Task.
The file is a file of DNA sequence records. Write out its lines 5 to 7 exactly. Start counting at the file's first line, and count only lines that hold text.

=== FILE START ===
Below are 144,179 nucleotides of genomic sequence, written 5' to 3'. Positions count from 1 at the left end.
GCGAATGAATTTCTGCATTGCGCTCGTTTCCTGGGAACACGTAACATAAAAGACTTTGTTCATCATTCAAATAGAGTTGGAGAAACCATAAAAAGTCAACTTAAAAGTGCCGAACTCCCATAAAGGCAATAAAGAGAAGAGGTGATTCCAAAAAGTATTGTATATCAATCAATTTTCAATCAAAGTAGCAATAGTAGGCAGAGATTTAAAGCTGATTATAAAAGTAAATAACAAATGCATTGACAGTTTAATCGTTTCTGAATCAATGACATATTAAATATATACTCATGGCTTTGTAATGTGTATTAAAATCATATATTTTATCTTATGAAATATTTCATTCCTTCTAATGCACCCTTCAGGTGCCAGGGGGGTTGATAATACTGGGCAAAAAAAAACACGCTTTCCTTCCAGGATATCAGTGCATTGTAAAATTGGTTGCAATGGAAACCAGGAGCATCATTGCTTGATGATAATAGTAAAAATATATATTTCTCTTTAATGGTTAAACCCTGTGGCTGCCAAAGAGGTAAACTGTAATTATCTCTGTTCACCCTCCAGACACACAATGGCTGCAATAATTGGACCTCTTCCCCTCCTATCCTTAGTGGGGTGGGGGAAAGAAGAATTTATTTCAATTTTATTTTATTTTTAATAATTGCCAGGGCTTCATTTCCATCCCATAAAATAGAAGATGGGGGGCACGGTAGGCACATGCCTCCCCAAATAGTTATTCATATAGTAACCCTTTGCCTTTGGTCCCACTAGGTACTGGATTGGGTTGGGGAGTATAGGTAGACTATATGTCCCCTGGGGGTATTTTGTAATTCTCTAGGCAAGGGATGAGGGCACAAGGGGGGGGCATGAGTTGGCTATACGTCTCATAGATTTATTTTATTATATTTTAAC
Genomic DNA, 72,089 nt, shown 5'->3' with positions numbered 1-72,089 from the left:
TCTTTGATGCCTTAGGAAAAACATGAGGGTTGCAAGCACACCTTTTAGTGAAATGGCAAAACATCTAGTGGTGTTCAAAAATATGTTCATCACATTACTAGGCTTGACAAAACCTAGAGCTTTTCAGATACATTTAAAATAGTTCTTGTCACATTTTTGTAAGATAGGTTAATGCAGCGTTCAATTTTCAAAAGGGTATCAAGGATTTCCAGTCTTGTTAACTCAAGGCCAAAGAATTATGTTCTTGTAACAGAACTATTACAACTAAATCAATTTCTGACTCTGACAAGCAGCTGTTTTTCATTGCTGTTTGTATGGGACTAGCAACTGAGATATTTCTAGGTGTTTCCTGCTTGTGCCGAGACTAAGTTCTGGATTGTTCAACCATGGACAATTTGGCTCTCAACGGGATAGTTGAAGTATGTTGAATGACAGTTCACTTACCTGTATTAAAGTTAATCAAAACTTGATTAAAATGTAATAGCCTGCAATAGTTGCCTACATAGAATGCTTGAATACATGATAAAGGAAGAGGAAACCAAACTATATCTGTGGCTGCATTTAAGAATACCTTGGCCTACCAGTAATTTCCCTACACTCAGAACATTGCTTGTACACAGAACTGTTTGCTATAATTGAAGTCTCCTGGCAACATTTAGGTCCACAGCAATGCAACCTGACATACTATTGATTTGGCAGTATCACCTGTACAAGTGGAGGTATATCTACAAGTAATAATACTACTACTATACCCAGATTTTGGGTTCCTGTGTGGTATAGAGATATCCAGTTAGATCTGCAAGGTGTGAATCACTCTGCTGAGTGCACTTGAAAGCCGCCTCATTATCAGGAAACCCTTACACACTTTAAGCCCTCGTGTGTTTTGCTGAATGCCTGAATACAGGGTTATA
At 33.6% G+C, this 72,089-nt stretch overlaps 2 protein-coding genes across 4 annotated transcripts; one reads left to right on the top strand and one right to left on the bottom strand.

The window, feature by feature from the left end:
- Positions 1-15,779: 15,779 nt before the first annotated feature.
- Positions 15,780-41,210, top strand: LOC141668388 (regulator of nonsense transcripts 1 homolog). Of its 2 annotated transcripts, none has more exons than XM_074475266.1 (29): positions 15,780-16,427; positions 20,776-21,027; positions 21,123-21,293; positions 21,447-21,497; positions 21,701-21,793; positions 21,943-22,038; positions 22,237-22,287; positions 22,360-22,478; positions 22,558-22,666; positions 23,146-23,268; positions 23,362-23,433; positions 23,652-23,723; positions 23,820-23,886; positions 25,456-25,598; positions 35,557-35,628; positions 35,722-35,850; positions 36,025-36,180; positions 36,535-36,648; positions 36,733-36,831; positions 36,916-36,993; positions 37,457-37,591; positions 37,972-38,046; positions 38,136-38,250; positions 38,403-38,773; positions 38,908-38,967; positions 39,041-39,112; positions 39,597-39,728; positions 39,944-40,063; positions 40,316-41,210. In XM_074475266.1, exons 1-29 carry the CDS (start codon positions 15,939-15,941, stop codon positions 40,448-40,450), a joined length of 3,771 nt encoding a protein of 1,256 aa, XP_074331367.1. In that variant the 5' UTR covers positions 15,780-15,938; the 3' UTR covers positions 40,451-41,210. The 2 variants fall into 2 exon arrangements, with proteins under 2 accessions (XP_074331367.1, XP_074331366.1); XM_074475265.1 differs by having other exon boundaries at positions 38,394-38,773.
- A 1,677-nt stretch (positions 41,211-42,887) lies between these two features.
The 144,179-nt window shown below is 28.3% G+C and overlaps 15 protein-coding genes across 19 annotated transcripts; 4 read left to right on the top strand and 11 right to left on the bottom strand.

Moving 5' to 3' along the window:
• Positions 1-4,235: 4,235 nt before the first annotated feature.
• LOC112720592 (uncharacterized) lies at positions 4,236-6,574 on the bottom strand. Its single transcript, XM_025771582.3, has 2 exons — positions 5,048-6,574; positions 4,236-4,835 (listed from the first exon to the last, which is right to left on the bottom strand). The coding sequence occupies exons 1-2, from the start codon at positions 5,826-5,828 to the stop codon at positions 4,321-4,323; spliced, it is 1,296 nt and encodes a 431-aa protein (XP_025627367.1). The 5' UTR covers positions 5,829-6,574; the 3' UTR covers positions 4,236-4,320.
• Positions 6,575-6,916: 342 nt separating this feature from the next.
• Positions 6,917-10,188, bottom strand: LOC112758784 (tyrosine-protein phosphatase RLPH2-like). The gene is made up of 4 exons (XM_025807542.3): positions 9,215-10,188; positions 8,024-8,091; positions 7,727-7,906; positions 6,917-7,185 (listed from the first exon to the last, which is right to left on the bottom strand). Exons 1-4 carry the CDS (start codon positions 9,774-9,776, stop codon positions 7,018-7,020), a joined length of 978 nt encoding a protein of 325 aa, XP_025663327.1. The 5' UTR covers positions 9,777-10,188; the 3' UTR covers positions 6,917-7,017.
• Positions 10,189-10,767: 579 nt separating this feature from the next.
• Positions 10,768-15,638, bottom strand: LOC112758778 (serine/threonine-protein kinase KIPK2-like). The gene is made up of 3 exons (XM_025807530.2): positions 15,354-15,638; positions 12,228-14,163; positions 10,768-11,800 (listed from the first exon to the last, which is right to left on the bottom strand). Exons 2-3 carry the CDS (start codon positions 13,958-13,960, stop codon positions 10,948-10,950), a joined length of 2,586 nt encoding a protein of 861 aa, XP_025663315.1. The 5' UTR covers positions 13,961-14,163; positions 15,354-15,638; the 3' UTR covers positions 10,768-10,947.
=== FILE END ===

At 33.6% G+C, this 72,089-nt stretch overlaps 2 protein-coding genes across 4 annotated transcripts; one reads left to right on the top strand and one right to left on the bottom strand.

The window, feature by feature from the left end:
- Positions 1-15,779: 15,779 nt before the first annotated feature.